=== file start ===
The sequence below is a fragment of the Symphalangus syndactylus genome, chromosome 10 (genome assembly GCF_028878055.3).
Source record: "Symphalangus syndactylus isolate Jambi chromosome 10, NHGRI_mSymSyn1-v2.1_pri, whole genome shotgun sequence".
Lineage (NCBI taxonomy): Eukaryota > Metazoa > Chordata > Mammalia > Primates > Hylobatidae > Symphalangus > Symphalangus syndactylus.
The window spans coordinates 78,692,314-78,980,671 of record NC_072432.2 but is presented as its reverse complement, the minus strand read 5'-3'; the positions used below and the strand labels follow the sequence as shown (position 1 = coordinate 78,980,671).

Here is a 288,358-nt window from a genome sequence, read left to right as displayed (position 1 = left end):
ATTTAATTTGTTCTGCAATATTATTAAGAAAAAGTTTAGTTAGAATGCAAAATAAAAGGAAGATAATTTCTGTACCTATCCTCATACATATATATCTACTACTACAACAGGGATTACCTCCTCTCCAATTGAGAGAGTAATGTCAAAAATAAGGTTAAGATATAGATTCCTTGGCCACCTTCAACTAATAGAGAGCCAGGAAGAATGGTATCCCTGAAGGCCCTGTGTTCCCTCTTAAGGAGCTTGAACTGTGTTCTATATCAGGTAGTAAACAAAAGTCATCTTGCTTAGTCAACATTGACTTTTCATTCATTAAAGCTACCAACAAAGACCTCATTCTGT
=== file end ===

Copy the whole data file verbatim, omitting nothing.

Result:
The sequence below is a fragment of the Symphalangus syndactylus genome, chromosome 10 (genome assembly GCF_028878055.3).
Source record: "Symphalangus syndactylus isolate Jambi chromosome 10, NHGRI_mSymSyn1-v2.1_pri, whole genome shotgun sequence".
Lineage (NCBI taxonomy): Eukaryota > Metazoa > Chordata > Mammalia > Primates > Hylobatidae > Symphalangus > Symphalangus syndactylus.
The window spans coordinates 78,692,314-78,980,671 of record NC_072432.2 but is presented as its reverse complement, the minus strand read 5'-3'; the positions used below and the strand labels follow the sequence as shown (position 1 = coordinate 78,980,671).

Here is a 288,358-nt window from a genome sequence, read left to right as displayed (position 1 = left end):
ATTTAATTTGTTCTGCAATATTATTAAGAAAAAGTTTAGTTAGAATGCAAAATAAAAGGAAGATAATTTCTGTACCTATCCTCATACATATATATCTACTACTACAACAGGGATTACCTCCTCTCCAATTGAGAGAGTAATGTCAAAAATAAGGTTAAGATATAGATTCCTTGGCCACCTTCAACTAATAGAGAGCCAGGAAGAATGGTATCCCTGAAGGCCCTGTGTTCCCTCTTAAGGAGCTTGAACTGTGTTCTATATCAGGTAGTAAACAAAAGTCATCTTGCTTAGTCAACATTGACTTTTCATTCATTAAAGCTACCAACAAAGACCTCATTCTGT